The pictures used were the first 5 to appear in my Google safe search for "Halloween."



At 22 October, 2010 12:27, Blogger samurai said...

Gunny - thank you for taking the time to put this together. I want to say that i whole heartily agree with all of the points. But you and i, and all the Godly men you cited, are in the minority by a wide margin.

Thank you again far taking this stand sir.

At 22 October, 2010 15:18, Blogger GUNNY said...

Thanks for the encouraging words, brother. We are indeed very much in the minority among professing Christians.

Honestly, I've never understood it. Nobody had to do anything to convince me on this issue. I was never taught by some legalistic types about this.

After becoming a Christian it was obvious to me that the Halloween phenomenon was a glorification of death and evil and sought to stir up fear, etc. At a minimum I thought it helped desensitize people to the reality of evil and spiritual warfare.

All that had me convinced long before I learned of the pagan origins by taking the Worldbook Encyclopedia off the shelf.

But, I digress, and am probably preaching to the choir ... or the soloist.

At 29 October, 2010 09:45, Anonymous Anonymous said...


Every Oct. 31, children dress in a variety of popular costumes and go door-to-door collecting candy. Here's where that Halloween tradition, and several others, came from:

* Haunted Houses are based on Victorian England's "Scare Manors," places where children who didn't mine enough coal were sent as punishment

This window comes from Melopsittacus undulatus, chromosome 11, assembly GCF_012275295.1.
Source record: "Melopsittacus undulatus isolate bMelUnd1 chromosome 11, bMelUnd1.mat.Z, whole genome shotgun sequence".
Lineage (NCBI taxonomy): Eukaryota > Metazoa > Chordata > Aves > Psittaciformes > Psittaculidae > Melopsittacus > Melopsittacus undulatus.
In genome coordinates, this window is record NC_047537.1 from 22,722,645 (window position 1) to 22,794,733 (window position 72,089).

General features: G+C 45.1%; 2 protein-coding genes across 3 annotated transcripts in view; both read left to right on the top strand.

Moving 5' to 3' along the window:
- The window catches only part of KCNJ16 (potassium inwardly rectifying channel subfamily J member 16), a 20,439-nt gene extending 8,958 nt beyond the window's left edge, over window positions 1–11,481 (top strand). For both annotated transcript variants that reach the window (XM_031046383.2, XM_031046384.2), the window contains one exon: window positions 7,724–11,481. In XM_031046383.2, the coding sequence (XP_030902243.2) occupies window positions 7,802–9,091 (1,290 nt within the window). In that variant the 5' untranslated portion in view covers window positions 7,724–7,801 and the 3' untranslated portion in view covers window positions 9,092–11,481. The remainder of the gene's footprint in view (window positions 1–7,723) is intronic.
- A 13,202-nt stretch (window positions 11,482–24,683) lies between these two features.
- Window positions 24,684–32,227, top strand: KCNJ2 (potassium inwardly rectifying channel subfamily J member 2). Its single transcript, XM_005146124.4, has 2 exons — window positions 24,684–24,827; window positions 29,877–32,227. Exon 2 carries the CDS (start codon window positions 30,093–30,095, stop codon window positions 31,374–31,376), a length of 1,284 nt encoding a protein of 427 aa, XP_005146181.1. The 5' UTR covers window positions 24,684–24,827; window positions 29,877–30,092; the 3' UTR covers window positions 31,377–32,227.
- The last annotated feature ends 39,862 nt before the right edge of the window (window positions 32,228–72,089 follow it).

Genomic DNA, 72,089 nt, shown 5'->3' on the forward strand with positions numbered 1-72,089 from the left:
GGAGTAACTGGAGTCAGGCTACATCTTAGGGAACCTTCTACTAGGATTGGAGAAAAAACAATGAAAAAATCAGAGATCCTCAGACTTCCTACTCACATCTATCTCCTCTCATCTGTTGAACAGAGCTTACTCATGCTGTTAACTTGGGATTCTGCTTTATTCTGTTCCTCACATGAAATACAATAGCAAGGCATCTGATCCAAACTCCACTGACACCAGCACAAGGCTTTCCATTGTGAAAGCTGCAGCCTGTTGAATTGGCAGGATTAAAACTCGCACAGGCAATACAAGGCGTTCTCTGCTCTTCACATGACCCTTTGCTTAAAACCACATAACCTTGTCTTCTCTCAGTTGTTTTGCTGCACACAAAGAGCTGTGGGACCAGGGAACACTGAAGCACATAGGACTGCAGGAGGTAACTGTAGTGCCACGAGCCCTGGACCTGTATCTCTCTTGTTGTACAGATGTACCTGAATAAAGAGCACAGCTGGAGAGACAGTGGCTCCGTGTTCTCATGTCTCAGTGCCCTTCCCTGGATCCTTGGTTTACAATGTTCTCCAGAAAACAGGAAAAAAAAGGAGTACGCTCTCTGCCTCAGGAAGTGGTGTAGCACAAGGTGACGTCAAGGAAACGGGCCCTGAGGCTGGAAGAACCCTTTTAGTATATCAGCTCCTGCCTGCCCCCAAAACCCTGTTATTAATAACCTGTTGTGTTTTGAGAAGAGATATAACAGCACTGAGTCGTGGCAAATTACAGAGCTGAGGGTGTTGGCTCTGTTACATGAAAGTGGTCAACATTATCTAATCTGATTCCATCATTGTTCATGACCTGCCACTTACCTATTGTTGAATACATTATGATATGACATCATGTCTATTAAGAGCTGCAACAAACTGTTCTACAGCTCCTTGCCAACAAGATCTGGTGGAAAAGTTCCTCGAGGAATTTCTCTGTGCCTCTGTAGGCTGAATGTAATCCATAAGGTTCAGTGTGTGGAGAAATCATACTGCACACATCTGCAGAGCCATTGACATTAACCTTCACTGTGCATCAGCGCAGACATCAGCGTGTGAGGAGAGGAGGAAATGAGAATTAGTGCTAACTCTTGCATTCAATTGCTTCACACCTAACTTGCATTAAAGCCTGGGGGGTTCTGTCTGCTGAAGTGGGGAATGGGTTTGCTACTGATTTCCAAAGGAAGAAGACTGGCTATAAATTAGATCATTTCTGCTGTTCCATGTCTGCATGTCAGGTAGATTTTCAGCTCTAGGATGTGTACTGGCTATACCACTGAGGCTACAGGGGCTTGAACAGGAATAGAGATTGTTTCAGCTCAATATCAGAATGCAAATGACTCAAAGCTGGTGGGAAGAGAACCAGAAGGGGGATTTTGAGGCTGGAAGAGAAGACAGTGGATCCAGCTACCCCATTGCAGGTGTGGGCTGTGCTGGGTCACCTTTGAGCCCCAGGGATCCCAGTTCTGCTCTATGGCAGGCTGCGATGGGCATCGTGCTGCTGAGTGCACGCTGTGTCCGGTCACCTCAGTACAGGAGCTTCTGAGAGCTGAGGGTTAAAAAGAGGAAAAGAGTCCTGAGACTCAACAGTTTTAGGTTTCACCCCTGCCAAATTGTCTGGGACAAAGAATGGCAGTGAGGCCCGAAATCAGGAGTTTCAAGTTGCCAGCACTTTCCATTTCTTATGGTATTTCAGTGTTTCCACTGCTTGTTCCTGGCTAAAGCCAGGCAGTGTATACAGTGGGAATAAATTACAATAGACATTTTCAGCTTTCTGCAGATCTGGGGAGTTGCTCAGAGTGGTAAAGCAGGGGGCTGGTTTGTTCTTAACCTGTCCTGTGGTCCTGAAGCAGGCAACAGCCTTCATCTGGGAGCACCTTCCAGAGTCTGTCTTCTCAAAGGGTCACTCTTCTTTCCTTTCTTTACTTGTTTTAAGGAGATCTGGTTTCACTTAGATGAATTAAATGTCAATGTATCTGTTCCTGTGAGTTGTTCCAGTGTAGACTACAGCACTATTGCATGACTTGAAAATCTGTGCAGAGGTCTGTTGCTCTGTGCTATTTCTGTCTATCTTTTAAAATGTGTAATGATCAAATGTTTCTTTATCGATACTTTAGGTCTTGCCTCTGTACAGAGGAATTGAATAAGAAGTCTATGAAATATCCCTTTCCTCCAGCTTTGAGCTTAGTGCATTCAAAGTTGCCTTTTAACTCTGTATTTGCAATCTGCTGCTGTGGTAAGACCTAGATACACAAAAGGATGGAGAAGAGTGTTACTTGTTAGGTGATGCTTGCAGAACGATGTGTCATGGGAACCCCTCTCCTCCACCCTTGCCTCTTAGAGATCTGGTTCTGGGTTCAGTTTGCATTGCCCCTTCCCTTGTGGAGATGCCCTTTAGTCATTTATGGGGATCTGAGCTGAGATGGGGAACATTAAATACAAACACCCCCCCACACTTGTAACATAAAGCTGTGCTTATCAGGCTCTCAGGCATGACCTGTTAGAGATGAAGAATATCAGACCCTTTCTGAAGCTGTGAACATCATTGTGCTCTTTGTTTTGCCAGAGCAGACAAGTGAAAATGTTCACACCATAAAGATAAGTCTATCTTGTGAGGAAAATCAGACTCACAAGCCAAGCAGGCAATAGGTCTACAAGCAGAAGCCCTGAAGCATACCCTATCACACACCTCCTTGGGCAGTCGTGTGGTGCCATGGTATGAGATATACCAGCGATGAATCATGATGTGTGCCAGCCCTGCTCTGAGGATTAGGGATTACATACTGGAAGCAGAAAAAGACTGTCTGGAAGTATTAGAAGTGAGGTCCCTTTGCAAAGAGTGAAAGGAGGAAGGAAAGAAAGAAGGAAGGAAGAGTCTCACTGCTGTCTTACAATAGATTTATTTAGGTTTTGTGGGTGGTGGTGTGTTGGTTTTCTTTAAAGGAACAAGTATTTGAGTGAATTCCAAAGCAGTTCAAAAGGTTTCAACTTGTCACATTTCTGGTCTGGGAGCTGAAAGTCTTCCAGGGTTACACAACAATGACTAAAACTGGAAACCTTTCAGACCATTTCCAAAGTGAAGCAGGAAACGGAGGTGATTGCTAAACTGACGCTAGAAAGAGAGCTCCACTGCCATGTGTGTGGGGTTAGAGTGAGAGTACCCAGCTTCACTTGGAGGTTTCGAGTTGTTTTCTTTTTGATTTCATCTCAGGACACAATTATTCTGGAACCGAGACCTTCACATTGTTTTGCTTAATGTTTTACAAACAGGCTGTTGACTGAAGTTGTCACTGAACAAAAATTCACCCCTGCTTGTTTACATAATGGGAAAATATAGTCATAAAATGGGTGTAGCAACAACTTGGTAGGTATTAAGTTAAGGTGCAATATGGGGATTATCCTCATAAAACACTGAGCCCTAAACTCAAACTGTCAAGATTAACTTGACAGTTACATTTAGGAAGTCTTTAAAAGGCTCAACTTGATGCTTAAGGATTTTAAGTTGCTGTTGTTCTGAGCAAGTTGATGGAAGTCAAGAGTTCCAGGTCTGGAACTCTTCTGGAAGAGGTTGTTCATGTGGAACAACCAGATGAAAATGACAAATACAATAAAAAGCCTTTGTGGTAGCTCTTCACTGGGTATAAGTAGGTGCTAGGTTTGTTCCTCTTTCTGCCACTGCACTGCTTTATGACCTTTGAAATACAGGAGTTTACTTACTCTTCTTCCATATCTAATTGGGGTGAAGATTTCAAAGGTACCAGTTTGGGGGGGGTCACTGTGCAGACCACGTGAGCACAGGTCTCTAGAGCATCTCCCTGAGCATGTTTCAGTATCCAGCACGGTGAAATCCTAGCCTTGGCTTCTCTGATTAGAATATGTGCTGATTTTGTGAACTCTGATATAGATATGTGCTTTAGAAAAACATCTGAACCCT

* Giving children candy at the door began when early American settlers realized it was a lot easier than talking to kids about the meaning of death

* Much like people today, pre-Christian pagans would throw toilet parchment all over the tree outside their mean alchemy teacher's house.

* Jack-o'-lanterns first debuted in 1981 as part of a marketing scheme to promote Monsanto's invention of the pumpkin

* The song "Monster Mash" borrows its melody from a medieval Gregorian All Saints' Day chant entitled "I Worketh In The Abbey Into The Darkness One Night (O Monster Of Salvation)"

* Bobbing for apples was originated at a Halloween party by a group of people who were patronizing an armless friend

* In 1928, Nathaniel Darder of Worcester was the first guy to give out treats in a strategically loosened bathrobe

* According to modern-day Wiccans, most of today's Halloween traditions are actually blah, blah, blah


At 01 November, 2011 08:49, Anonymous Anonymous said...

Nice to know our family isn't the ONLY family out there that doesn't celebrate Halloween. My FB is lighting up with friends pictures of their kids in costumes - many believers with little "witches" this year. Wow, people are really obsessed with Halloween!! With young children, this isn't going to get easier for us, but every time we've prayed about it, God shows us through His Word and His Spirit that this door is closed. Why would I want to go against that!?!